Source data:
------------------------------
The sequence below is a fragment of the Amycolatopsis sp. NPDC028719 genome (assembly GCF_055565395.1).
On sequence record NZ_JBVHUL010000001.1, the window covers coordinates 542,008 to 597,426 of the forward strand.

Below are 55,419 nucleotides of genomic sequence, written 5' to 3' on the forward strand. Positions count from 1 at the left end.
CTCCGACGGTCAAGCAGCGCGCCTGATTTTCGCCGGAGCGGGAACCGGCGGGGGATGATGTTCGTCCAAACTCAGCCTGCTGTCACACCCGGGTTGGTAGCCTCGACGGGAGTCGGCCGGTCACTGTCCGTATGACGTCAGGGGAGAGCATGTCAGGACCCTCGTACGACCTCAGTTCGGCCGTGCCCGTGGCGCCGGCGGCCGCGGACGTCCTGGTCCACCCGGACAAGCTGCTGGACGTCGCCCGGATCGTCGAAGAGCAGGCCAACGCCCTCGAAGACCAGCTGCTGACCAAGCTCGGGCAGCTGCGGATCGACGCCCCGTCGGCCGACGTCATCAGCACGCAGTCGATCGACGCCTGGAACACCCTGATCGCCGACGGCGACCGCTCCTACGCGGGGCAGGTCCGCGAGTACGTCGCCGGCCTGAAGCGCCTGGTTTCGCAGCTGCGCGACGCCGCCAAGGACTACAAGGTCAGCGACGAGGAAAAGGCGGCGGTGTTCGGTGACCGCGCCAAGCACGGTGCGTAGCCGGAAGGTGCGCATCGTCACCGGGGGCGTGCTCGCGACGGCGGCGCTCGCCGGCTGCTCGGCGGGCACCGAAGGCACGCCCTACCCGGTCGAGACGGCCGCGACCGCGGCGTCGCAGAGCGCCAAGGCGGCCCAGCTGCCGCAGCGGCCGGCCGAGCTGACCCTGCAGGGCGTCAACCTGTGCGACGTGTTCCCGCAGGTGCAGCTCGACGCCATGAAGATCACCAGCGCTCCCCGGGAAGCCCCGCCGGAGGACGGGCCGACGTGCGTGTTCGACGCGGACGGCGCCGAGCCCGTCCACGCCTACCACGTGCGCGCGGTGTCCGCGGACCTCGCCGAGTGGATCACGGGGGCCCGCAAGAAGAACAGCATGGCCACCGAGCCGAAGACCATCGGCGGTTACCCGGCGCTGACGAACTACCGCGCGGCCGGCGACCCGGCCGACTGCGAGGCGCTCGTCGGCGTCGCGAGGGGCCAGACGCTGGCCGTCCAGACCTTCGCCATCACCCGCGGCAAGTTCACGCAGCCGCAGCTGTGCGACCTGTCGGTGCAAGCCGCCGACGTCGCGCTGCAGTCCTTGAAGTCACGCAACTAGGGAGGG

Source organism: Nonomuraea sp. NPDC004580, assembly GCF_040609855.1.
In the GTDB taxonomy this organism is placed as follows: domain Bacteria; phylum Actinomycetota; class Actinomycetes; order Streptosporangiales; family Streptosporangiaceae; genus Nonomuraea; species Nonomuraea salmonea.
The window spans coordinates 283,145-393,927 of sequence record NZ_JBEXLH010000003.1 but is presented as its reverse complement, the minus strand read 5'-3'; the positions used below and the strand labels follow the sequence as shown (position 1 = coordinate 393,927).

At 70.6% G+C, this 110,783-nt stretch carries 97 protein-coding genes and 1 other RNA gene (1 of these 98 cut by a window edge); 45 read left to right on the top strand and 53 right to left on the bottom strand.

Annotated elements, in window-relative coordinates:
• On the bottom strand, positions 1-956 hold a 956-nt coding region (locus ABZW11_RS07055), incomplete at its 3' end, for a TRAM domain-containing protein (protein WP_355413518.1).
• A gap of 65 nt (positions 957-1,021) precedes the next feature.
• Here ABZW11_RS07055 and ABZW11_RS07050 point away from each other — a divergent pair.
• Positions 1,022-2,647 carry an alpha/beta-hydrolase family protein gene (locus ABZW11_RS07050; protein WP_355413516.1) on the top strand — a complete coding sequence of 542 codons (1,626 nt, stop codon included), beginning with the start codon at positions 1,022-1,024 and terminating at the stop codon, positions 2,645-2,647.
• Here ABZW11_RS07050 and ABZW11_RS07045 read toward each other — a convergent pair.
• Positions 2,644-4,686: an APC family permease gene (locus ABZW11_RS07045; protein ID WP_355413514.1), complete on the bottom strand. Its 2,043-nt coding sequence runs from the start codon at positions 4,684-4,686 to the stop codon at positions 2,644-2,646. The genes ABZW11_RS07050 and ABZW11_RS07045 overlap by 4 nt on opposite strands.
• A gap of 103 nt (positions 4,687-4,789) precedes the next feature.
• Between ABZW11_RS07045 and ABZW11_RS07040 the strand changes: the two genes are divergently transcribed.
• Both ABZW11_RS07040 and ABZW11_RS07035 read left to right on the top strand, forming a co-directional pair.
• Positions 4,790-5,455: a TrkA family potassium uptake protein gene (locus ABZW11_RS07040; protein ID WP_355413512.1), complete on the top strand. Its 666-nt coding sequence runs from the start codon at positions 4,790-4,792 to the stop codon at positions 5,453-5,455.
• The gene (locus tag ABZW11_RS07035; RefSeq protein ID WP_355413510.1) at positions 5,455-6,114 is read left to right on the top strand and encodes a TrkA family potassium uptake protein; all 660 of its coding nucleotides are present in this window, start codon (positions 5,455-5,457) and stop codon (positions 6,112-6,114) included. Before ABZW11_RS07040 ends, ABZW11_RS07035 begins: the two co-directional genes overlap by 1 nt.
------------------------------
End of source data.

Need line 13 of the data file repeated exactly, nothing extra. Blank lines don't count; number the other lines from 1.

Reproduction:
• Positions 1,022-2,647 carry an alpha/beta-hydrolase family protein gene (locus ABZW11_RS07050; protein WP_355413516.1) on the top strand — a complete coding sequence of 542 codons (1,626 nt, stop codon included), beginning with the start codon at positions 1,022-1,024 and terminating at the stop codon, positions 2,645-2,647.